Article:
What is a Variable-Rate Certificate Of Deposit
Variable-rate certificate of deposit is a certificate of deposit (CD) with a fixed term but a fluctuating interest rate. Several factors determine the rate, such as the prime rate, consumer price index, treasury bills or a market index. The basis for the amount paid out is on a percentage difference between the beginning index and the final index. The Federal Deposit Insurance Corporation (FDIC) protects variable-rate CDs and other CDs.
BREAKING DOWN Variable-Rate Certificate Of Deposit
A variable-rate certificate of deposit allows investors to put their money into a secure, protected account where it will earn a relatively modest amount of interest over the life of its term. The earned interest is usually inaccessible to the account holder until the certificate of deposit (CD) matures. Some issuers do offer a penalty-free CD which allows for the early withdrawal of funds. However, the interest rate will likely be lower than for CDs that do not provide this option.
A variable-rate CD pays an interest rate which can go up and down throughout the life of the security. The exact factors that will determine the interest rate of a variable-rate CD will vary depending on the institution. In contrast, a fixed-rate CD has a “locked in” interest rate with a basis from CD origination. The rate will remain the same throughout the entire term,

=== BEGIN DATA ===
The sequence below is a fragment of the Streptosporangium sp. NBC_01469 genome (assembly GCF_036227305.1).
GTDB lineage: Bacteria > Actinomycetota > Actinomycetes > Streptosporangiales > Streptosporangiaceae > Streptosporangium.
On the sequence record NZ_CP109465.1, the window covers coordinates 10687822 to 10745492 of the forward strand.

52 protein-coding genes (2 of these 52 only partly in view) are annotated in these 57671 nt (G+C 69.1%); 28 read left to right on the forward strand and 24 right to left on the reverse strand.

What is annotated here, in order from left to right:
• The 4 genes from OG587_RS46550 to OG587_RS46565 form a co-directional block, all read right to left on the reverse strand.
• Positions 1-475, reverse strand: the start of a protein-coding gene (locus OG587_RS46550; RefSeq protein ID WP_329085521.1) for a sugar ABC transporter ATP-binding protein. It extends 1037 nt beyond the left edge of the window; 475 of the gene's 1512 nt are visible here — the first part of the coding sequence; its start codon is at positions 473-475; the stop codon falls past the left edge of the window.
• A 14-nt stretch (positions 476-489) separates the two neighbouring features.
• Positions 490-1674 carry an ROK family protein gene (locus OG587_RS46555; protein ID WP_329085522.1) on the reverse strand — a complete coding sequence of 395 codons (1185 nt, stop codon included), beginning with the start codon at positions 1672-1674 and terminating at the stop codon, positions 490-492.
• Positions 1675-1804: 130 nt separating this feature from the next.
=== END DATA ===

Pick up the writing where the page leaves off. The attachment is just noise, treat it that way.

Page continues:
A certificate of deposit is generally considered to be one of the safer ways to invest your money, especially since the FDIC protection backs most. CDs overall are among the most reliable, low-risk investment options available. They appeal to conservative, risk-averse savers and investors. Investing in CDs is also an excellent way to diversify the risk of your portfolio. For new or cautious investors, a fixed rate CD may be the preferable place to start, but those who are comfortable increasing the risk just a little bit may want to consider a variable-rate CD.
Things to Consider with a Variable-Rate CD
When considering a CD with a variable interest rate, there are a few things you will want to keep in mind. First, remember that these CDs generally have the most significant profit potential during times of low-interest rates. If you buy a variable-rate CD when interest rates are low, there is a good chance the rate will rise over the course of the term. By contrast, if interest rates are high when the CD is opened, it’s likely they could go down soon after.
Also, consider what features are most important to you. A variable-rate CD that has a steep penalty for early withdrawal may not be as appealing to you as a fixed-rate product that has a more relaxed early-withdrawal policy.